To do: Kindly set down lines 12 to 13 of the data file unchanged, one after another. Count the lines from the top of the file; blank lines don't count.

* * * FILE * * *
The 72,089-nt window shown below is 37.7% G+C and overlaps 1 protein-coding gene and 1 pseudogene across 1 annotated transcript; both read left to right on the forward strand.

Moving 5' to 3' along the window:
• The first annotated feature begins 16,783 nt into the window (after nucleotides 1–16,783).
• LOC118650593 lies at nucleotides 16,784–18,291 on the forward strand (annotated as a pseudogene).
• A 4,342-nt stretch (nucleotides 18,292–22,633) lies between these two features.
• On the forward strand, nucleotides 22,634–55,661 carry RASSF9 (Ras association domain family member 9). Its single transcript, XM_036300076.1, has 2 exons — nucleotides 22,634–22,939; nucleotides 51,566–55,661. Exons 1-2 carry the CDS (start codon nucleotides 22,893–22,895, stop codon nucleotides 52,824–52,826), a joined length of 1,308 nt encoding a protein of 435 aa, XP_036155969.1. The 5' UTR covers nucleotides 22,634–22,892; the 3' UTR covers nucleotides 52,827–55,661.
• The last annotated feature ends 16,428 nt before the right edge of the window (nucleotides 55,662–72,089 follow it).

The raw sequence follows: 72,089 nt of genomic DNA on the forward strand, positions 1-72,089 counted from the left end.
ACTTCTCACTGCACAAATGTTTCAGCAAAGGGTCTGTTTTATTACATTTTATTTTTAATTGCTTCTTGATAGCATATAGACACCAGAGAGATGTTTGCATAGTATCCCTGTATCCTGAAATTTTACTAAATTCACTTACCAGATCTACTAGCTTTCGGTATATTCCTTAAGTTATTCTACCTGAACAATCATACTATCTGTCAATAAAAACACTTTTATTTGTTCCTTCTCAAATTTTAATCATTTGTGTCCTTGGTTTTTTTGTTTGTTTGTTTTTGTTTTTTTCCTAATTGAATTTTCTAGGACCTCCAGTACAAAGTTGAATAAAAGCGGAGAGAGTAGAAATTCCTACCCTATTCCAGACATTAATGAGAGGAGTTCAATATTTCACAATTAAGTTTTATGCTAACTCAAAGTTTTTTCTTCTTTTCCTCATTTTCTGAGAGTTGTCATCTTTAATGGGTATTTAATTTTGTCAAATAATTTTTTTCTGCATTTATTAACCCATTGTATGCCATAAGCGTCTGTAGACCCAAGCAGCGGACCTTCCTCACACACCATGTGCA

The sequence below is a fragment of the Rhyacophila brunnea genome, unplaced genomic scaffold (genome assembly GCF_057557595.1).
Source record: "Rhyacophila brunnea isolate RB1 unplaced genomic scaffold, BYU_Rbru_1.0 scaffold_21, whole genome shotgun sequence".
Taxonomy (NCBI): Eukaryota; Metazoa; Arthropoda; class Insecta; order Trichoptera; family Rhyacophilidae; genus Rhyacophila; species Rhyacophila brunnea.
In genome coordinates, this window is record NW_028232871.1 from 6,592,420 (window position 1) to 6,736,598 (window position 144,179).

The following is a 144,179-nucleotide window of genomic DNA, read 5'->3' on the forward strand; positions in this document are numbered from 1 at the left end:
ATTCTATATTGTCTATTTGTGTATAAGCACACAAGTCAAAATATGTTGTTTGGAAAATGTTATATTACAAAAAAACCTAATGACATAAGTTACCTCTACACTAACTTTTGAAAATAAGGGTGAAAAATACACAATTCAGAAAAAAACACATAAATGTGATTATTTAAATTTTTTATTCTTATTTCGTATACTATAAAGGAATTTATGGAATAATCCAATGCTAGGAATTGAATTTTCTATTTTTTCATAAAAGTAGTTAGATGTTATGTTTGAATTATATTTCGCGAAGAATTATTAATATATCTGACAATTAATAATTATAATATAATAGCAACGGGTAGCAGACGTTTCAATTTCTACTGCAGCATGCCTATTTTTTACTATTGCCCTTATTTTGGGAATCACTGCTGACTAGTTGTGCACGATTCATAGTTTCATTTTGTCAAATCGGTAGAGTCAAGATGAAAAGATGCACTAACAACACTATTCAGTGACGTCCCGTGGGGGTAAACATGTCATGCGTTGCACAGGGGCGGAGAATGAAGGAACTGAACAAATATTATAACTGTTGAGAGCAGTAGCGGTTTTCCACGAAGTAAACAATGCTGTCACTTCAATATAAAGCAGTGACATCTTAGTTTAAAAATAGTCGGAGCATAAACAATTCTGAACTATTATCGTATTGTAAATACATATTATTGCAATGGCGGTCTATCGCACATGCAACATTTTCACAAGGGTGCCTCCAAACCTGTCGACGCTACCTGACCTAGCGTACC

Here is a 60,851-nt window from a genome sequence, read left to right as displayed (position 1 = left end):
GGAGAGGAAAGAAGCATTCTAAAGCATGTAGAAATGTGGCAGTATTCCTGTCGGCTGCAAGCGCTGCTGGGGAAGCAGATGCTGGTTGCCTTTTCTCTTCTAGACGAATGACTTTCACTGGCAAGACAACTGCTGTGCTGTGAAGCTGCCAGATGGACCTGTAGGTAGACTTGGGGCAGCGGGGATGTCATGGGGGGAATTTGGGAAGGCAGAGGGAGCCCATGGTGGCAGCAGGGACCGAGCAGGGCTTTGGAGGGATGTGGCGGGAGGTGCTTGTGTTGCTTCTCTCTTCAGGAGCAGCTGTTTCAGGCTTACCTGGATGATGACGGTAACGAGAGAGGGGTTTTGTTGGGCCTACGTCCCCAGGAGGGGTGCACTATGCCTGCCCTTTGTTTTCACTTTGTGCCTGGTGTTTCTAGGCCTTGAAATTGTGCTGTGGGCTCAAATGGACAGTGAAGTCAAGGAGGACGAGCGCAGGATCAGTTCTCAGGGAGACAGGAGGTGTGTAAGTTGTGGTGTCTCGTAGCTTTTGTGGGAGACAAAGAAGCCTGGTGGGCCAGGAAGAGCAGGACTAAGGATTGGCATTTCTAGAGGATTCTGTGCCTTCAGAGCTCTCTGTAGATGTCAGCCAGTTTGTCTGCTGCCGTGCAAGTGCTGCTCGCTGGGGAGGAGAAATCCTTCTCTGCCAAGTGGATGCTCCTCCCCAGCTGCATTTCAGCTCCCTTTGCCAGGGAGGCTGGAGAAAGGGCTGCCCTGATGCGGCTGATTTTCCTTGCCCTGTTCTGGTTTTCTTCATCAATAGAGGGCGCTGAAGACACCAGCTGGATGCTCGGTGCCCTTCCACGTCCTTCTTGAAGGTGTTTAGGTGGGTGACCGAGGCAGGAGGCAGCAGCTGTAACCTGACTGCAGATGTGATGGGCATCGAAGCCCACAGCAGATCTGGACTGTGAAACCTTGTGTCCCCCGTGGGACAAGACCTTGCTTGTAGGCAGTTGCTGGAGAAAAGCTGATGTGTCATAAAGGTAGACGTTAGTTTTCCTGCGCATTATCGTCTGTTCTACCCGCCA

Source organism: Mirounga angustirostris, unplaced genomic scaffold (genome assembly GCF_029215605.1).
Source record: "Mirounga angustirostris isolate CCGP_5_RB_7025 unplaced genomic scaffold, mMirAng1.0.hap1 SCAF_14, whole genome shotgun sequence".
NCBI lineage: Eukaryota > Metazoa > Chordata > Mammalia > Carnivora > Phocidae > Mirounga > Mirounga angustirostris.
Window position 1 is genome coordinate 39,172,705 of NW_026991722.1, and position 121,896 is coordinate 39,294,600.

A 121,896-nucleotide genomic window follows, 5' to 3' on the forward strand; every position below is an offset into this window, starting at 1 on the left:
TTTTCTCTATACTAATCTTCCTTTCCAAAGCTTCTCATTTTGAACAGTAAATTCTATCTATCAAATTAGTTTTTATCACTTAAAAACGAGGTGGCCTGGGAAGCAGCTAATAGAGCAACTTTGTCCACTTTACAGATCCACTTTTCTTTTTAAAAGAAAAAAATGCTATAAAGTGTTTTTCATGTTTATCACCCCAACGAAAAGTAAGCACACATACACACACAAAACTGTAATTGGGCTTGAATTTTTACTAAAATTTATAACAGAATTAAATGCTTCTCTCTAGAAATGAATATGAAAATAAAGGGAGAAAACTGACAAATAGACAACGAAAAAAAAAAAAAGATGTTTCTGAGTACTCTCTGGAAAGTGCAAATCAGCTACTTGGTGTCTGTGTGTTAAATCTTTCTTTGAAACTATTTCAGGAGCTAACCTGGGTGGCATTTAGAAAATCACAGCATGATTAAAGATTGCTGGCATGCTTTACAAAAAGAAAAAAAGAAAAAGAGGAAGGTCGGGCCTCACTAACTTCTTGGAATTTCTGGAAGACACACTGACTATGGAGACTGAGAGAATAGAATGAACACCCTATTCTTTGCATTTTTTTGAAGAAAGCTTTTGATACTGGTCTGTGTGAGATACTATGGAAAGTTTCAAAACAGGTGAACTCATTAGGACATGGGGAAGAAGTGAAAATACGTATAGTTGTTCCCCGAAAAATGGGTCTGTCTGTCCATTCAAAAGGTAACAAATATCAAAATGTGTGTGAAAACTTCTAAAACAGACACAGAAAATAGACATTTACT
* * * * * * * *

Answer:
Taxonomy (NCBI): Eukaryota; Metazoa; Arthropoda; class Insecta; order Trichoptera; family Rhyacophilidae; genus Rhyacophila; species Rhyacophila brunnea.
In genome coordinates, this window is record NW_028232871.1 from 6,592,420 (window position 1) to 6,736,598 (window position 144,179).